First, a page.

2. Default/credit risk. It happens when the issuer might not be able to pay back the agreed-upon amount due to financial instability. This type of risk happens with corporates where the coupon rates are higher than the government. That is why government bonds are much safer than corporate bonds. Bondholders are strongly advised to see the investment grade ratings given by the rating agencies like Moody and Poor.
  3. Inflation risks. The coupon will remain fixed when market prices go up. However, you’ll only be able to buy fewer goods with the same fixed coupon.
  4. Call risk and reinvestment. Corporations and municipalities sometimes withdraw their bonds due to falling interest rates, making them buy new bonds. Therefore, bondholders will have to reinvest their funds somewhere else. If you are investing in a callable bond, be sure to inquire about the time it’s likely to call to avoid this risk.
  5. Liquidity risk. Trading bonds is not something common in the market. There aren’t many buyers in the market, so that might result in the prices being more volatile, which might cause the bondholder not to get much in return, a low price.
  6. Market risk. If a bond is scarce or popular, its price will rise, which means the interest rates will go down, hurtful to bondholders.

Bond ratings

Bonds are rated by well-known agencies like Standard & Poor’s Ratings Services or Moody’s Investors Services. The highest rating the agency can give is AAA, and the lowest is C or D. Bonds with a high rating are considered safe as there’s less chance the bond will default. Those with a lower rating are considered risky, as there’s a big chance the bond will default. This type of bond is called “junk bonds” or “high yield”.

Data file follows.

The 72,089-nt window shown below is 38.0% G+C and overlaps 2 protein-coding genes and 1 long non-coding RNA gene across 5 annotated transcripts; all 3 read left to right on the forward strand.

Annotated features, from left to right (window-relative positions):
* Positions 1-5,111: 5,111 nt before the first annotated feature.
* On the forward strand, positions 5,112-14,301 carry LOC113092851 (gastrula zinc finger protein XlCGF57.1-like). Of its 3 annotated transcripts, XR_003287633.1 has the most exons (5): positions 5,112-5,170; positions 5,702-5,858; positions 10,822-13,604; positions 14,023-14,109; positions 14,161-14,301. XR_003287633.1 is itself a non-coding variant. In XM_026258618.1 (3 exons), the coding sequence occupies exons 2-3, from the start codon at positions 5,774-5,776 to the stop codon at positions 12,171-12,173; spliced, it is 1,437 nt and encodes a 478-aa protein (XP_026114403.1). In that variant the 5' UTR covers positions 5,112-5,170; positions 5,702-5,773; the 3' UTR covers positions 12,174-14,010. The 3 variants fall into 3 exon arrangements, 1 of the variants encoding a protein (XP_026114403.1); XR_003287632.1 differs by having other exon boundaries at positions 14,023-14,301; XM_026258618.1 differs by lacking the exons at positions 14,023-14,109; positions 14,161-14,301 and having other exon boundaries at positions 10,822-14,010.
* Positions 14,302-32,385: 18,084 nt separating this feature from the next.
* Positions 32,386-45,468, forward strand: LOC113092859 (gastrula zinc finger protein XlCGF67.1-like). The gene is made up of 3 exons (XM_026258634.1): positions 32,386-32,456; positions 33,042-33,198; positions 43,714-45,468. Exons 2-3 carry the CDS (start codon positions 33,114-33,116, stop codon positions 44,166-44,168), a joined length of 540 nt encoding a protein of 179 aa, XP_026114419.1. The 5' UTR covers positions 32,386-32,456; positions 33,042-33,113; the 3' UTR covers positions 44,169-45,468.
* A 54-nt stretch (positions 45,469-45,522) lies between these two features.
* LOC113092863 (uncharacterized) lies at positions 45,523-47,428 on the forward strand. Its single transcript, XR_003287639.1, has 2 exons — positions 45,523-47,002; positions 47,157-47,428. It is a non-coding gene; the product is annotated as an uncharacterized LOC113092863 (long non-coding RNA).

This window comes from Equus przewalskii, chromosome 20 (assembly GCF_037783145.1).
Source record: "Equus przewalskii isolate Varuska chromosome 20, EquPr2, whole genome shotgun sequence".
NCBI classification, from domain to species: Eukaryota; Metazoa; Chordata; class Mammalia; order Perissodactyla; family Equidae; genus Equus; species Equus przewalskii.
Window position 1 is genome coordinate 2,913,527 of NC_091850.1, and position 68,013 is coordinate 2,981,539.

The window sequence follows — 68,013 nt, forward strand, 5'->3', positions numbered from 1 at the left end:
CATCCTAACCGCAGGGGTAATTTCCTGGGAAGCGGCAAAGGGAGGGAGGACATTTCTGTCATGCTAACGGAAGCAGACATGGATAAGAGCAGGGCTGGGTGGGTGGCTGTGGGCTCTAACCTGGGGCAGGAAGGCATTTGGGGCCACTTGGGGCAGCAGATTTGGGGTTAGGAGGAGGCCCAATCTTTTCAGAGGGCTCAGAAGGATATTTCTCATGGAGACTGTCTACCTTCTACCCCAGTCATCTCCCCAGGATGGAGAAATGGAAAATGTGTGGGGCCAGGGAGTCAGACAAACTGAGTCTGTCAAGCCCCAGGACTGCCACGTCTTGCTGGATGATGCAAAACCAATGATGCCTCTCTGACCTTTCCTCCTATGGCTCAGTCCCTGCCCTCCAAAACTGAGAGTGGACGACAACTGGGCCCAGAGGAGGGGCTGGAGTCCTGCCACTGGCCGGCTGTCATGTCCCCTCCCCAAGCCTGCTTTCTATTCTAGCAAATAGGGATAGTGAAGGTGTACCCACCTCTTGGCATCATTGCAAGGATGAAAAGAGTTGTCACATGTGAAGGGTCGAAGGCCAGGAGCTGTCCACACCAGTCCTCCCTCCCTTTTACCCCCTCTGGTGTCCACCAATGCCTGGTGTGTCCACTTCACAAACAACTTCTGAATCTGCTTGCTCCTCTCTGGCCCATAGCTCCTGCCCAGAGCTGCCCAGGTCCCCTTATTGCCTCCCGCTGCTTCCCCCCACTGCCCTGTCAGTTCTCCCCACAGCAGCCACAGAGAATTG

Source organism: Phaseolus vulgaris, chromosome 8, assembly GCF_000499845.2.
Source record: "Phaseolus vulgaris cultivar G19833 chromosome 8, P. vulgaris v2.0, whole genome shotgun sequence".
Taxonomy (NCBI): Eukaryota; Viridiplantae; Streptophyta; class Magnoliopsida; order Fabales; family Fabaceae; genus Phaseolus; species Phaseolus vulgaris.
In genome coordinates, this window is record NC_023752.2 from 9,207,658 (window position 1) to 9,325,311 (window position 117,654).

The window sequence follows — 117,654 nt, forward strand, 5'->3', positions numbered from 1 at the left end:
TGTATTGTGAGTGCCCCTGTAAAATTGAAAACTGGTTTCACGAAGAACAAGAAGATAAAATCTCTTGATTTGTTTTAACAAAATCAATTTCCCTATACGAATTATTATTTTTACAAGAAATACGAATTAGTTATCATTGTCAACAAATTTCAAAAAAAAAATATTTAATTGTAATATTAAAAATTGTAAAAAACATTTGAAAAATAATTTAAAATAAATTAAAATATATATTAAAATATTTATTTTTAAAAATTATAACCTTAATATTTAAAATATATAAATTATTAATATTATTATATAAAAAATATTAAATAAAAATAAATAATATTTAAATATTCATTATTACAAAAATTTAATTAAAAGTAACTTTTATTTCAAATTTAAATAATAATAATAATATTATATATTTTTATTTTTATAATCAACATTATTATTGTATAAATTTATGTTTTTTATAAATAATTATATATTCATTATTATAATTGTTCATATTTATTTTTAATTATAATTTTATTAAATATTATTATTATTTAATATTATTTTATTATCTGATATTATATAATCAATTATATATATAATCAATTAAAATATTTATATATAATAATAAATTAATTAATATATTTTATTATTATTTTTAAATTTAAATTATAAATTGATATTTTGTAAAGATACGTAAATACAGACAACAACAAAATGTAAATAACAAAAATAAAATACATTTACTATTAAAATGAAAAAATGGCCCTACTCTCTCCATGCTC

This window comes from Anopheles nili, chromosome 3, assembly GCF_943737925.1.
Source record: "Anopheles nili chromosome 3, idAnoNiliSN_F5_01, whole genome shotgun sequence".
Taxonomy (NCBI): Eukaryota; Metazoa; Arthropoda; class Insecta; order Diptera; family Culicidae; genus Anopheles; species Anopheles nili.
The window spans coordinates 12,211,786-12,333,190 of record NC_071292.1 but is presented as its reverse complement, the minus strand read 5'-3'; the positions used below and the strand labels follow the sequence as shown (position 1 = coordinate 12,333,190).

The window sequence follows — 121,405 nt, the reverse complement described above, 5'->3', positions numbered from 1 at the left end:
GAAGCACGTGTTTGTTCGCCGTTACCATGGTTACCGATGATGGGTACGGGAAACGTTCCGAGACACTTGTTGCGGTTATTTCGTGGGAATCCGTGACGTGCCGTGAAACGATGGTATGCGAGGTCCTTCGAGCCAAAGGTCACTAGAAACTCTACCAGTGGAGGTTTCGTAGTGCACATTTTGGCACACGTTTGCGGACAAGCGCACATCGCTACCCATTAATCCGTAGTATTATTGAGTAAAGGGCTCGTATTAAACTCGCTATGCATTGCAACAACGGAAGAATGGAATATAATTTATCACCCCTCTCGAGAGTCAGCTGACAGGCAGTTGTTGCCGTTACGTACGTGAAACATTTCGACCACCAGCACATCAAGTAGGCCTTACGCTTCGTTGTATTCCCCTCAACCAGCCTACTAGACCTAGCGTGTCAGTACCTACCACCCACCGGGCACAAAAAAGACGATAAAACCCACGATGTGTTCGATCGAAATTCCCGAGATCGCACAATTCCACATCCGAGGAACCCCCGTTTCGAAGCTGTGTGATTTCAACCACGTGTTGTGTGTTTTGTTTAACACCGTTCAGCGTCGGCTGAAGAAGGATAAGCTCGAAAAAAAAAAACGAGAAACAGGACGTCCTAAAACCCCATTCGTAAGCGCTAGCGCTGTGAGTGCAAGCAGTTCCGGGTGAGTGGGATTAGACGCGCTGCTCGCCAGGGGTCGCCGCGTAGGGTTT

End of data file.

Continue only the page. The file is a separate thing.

The government has a high rating by issuing bonds with lower interest rates, so they are considered safe. At the same time, companies have low credit ratings because there’s a significant risk of not paying back the interest rate or the principal amount of funds.

Bond dividend yields

Bond yield is what the investor gets in interest when buying a bond. The price of a bond might change when the interest rate changes. If the price goes up at a premium, the interest rate goes down, which means the yield goes down. If the price goes down at a discount, the interest rate goes up, which means the yield goes up.

To calculate the bond yield, you need to divide the fixed coupon rate the issuer pays annually by the face value/bond price.

Yield=Fixed coupon/Bond price

Let’s say you purchased a bond for 5000$, and you get paid 200$ on an annual basis:

Yield=Fixed coupon/Bond price=200/5000=4%.

However, bond prices are volatile. Let’s say the price of the bond rose to 5500$. The fixed coupon will still be fixed, so when calculating the yield, it’ll go down:

Yield=Fixed coupon/ Bond price=200/5500=3.64%

On the other hand, when the price of the bond goes down to 4300$, the coupon will also be fixed, and the yield will rise:

Yield=Fixed coupon/Bond price=200/4300=4.65%


We hope that the article has explained everything you need to know before investing in bonds and answered the questions of what is a bond and how does it work? When the share market is unstable, bonds can help balance your investment. The importance of bonds for diversifying an investment portfolio is undeniable. However, you must be aware of the risks and consider the financial stability of the issuer, several buyers in the market, and whether the issuer will withdraw the bond.